of Online Casinos in US Magazines Still Illegal
Playing in online casinos is licensed in over 80
countries around the world, but in the United States, it's still
considered an illegal activity, even though almost 80% of all
online casinos players play from the United States. This is why
almost all online casinos, located their operations offshore,
which makes it harder for the US Justice Department to 'catch'
them. Despite the fact that these offshore online casinos fall
outside the US laws, it is still illegal for them to advertise
in media in the United States.
This doesn’t seem to stop many online casinos from still trying
to run their ads in US magazines and papers. The US is trying to
stop this from happening by making the magazines realize that
they are participating in the illegal activities of the online
casinos if they place any ads, which makes them responsible and
liable for punishment.
To set an example, the US Justice Department, decided to punish
Microsoft co-founder Paul Allen. It leaked in the press that
Allen's Sporting News, made a $7.2 million settlement with the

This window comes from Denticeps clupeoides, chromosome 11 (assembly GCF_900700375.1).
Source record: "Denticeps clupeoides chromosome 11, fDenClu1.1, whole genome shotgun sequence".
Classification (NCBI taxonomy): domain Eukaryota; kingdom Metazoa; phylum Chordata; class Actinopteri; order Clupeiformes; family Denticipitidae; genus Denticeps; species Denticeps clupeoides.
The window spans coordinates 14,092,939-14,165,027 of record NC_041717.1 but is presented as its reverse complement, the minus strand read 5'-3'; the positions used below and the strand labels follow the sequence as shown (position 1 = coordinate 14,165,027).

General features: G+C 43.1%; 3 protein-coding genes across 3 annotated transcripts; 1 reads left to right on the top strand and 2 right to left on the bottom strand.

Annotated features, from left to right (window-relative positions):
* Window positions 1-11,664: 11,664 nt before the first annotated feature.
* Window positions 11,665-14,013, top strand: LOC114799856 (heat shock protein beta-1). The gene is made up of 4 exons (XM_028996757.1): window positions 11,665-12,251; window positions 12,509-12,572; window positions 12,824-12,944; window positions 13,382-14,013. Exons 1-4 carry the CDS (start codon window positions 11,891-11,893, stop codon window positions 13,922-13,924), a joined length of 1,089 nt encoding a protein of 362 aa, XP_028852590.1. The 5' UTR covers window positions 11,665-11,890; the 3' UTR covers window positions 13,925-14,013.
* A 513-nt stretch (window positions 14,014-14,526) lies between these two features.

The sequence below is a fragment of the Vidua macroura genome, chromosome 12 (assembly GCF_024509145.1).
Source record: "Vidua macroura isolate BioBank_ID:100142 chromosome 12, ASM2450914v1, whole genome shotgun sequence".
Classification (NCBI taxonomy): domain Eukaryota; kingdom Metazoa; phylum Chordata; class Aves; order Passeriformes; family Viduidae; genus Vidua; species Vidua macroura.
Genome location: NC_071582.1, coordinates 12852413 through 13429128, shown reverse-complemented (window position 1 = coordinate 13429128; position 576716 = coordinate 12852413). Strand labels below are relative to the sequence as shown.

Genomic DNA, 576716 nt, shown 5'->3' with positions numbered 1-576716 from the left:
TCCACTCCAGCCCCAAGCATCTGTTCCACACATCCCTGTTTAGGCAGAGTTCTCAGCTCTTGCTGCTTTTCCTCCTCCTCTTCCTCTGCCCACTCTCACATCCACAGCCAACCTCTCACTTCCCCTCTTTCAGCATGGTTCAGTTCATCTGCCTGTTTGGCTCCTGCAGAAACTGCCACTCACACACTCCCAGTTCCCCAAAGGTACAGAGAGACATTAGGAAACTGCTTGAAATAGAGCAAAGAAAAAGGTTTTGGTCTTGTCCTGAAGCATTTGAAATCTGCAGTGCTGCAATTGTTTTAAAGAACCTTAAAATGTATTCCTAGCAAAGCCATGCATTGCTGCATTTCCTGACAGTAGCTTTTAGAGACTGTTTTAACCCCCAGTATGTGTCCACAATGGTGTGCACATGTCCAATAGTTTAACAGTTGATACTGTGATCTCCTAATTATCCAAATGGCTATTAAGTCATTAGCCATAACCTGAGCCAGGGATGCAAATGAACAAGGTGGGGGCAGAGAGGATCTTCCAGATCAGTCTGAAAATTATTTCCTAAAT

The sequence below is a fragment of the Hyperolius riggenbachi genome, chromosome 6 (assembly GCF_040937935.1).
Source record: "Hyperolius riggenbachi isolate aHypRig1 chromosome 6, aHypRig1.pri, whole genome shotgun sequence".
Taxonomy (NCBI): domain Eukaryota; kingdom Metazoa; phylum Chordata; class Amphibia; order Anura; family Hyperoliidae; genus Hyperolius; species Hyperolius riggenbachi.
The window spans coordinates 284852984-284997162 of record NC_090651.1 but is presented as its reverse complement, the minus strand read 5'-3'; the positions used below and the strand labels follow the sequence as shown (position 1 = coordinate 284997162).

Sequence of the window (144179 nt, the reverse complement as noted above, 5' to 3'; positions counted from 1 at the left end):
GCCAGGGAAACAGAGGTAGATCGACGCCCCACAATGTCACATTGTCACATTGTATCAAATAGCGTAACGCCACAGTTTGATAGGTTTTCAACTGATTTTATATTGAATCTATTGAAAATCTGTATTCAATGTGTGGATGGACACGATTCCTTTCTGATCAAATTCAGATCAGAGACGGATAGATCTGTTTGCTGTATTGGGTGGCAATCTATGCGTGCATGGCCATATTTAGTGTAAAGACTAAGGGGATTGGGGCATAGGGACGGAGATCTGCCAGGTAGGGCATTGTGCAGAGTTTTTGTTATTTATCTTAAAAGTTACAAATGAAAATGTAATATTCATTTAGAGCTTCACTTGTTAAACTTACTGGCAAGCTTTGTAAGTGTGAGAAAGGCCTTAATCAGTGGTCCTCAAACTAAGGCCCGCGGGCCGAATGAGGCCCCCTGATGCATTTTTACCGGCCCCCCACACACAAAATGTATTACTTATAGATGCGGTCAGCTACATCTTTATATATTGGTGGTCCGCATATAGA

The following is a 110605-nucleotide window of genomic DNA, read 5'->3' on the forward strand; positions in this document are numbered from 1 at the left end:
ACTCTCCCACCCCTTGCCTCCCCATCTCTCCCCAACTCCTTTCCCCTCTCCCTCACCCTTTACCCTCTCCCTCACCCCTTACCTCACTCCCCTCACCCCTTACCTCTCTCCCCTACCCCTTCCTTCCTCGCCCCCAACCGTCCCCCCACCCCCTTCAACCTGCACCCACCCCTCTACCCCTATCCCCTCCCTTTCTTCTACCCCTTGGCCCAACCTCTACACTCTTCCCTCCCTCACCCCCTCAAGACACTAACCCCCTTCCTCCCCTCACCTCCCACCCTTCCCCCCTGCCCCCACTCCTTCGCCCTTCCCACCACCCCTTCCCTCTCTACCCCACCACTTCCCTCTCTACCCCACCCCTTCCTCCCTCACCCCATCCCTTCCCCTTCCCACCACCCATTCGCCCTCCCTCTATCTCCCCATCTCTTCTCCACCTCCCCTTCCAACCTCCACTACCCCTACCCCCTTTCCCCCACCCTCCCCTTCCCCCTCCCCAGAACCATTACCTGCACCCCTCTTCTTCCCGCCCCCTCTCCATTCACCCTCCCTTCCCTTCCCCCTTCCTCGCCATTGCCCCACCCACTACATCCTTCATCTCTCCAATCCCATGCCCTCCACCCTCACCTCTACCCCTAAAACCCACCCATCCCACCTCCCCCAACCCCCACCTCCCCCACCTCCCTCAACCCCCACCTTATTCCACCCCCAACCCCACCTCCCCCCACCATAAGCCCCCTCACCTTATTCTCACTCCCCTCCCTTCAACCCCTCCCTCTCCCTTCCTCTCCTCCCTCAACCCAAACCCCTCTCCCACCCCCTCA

feds to be able to promote offshore online casinos by running
advertisements in its magazine, radio network and website.
According to the Justice Department, this agreement ran for
three years. In the dubious settlement, Sporting News didn't
admitted or denied to be legally liable.
The US Attorney's office in St. Louis, Missouri, has been trying
to win the battle against the advertisement of online casinos in
the US for the past several years, with some small successes. In
June 2003, The Justice Department sent letters to individual
magazines plus a letter to the Magazine Publishers of America,
reminding them, once again, that publishing ads of online
casinos is illegal. This action was reasonably successful, and
many media companies got scared, and stopped the advertisements.
Sporting News is not the first media company that has been
seriously inspected on grounds of publishing illegal ads of
online casinos, but it is the first magazine that was fined on
these grounds. The Sporting News paid a $4.2 million fine
Thursday and will make up for the remaining $3 million with a
three-year series of public service ads.
A unit of Hearst, Esquire, places many ads of offshore online
casinos in April, May and June last year. However, after the
pressure of the FBI, Esquire decided to stop running any more
ads. Another media company that ran adds for online casinos for
a while is Trader Monthly. The spokesperson of the US Attorney's
office didn't want to confirm or deny if there were any other
media companies under investigation.
A spokesperson from Esquire stated that the company is no longer
under investigation, because it hasn't run any advertisements of
online casinos, since June last year.
The US Attorney Catherine Hanaway from St. Louis, claims that
the media companies who keep placing ads of online casinos,
despite the illegality of the issue, need to be taught a lesson.